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August 2014
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Sax and the City

Sax
Ashu
Ashu with an alto saxophone

Impromptu, Thursday at 3:00 pm


Northwestern graduate Ashu is making his rounds as a classical saxophone player. He’s won competitions around the world, edging out violinists and pianists. This season he will travel to South Africa, Kyrgyzstan, Poland, New Zealand, Russia, England, and Finland, among other stops. The case he makes for an instrument that’s uncommon to the classical arena is a strong one.

From Charlie Parker to Kenny G, John Coltrane to Clarence Clemons, the sultry sounds of the saxophone have been a mainstay for American music. Many have praised the saxophone’s vocalism, range of color, and expressivity. Nevertheless, it’s been a tough road for classical soloists.

Every classical saxophonist knows all the licks from the big orchestral pieces with sax parts: Lieutenant Kijé, An American in Paris, Boléro, Pictures at an Exhibition. But in some towns, it’s one player who gets all the orchestral jobs; orchestras outsource sax parts rather than keeping a player on the roster – there just aren’t too many pieces that call for one – and it’s a competitive field.

One might ask, why isn’t it part of the orchestra?

First of all, the saxophone wasn’t invented until 1840-42, effectively missing every composer from Schumann and before. But looking at the origins of the instrument, according to The-Saxophone.com, inventor Adolphe Sax was responding to an imbalance between brass, woodwinds, and strings. “…the brasses were overpowering the woodwinds, and the winds were overpowering the strings…The sound that he was seeking would lie between the clarinet’s woodwind sound, and the trumpet’s brass tone. Sax combined the body of a brass instrument and the mouthpiece of a woodwind instrument, and the saxophone was born.”

The problems with the saxophone, if one can call them problems, are precisely its volume and rich color. In an orchestral setting, the saxophone tends to cover the sounds of other instruments. Still, Hector Berlioz, who is regarded as one of the great orchestrators, became an early proponent of the instrument, not so much in his own orchestral textures, but in journals and in an 1844 Paris concert in which he featured the saxophone.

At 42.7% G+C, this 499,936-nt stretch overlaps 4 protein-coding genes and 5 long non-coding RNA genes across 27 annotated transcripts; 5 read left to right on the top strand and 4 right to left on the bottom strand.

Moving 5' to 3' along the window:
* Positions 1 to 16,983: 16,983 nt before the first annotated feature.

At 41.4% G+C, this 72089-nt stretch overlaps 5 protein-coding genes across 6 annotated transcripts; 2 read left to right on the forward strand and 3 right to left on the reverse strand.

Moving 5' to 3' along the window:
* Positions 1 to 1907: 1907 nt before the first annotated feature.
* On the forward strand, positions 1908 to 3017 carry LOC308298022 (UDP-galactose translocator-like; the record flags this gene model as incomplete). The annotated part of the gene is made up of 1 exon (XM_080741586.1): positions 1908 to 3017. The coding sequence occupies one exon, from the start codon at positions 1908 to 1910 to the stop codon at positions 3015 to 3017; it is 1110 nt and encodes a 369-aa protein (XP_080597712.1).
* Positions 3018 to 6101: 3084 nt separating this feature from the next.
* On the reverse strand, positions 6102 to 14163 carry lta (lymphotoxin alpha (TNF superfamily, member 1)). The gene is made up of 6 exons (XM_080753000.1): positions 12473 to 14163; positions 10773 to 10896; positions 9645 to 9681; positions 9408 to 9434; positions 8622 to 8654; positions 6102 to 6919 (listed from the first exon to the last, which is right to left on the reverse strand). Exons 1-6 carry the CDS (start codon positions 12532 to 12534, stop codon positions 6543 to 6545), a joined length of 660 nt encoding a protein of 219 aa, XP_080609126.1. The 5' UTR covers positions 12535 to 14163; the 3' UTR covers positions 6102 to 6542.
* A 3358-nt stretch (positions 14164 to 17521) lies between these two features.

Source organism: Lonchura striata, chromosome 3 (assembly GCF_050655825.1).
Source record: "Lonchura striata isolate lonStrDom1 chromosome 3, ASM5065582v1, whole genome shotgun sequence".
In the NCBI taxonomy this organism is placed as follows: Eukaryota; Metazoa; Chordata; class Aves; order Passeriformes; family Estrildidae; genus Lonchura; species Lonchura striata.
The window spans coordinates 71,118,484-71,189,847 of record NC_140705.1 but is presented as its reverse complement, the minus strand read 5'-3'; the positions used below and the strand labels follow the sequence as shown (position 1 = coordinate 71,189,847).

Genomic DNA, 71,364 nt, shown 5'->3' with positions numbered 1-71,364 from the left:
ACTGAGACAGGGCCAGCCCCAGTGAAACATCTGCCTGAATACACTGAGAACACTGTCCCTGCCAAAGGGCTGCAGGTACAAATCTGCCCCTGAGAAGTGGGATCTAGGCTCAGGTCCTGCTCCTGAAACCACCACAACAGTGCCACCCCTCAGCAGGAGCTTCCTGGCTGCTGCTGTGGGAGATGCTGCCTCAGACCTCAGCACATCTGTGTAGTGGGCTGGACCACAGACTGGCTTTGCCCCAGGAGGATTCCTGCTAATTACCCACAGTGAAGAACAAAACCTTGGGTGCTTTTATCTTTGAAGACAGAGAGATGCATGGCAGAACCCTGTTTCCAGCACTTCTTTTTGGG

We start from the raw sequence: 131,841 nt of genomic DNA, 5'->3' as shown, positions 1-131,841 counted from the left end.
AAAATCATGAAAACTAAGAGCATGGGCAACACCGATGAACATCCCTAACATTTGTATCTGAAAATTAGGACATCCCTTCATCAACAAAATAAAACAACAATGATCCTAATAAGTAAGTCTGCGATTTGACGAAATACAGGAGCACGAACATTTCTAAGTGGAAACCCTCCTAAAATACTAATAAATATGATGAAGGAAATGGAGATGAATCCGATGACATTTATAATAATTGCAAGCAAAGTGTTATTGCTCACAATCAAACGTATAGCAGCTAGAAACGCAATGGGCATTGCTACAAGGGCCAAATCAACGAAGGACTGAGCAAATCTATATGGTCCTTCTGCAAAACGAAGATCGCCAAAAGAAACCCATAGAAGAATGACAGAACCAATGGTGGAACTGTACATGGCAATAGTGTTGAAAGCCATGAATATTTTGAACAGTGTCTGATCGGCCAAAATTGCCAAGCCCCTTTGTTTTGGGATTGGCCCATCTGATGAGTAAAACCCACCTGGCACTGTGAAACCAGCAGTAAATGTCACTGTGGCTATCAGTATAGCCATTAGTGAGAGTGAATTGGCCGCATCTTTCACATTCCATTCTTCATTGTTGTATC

About that time, other Frenchmen began writing pieces for the sax, but it wasn’t until the jazz age that the instrument really blossomed, holding its own alongside solo brass instruments and trap sets.

Sometimes in music, an extraordinary player comes along who inspires composers to write for a specific instrument. It happened for the clarinet, when Mozart befriended the clarinet-playing Stadler brothers. Another clarinetist, Richard Mühlfeld, got works out of Brahms when the old man had quit composing. Rostropovich inspired cello concertos from Britten, Shostakovich, and Prokofiev.

Presently, the young saxophonist Ashu is working his way through the sax repertoire, and even making some of his own transcriptions. It will be interesting to see what comes out of this career.

Ashu will give a recital at Ravinia’s Bennett Gordon Hall with pianist Kuang-Hao Huang on Thursday, August 28 at 6:00 pm. He’ll play music by Debussy, Rachmaninoff, Villa-Lobos, and more. Ashu will give a WFMT Impromptu in the newly renovated Fay and Daniel Levin Performance Studio on Thursday, August 21 at 3:00 pm (one week prior to the Ravinia concert).

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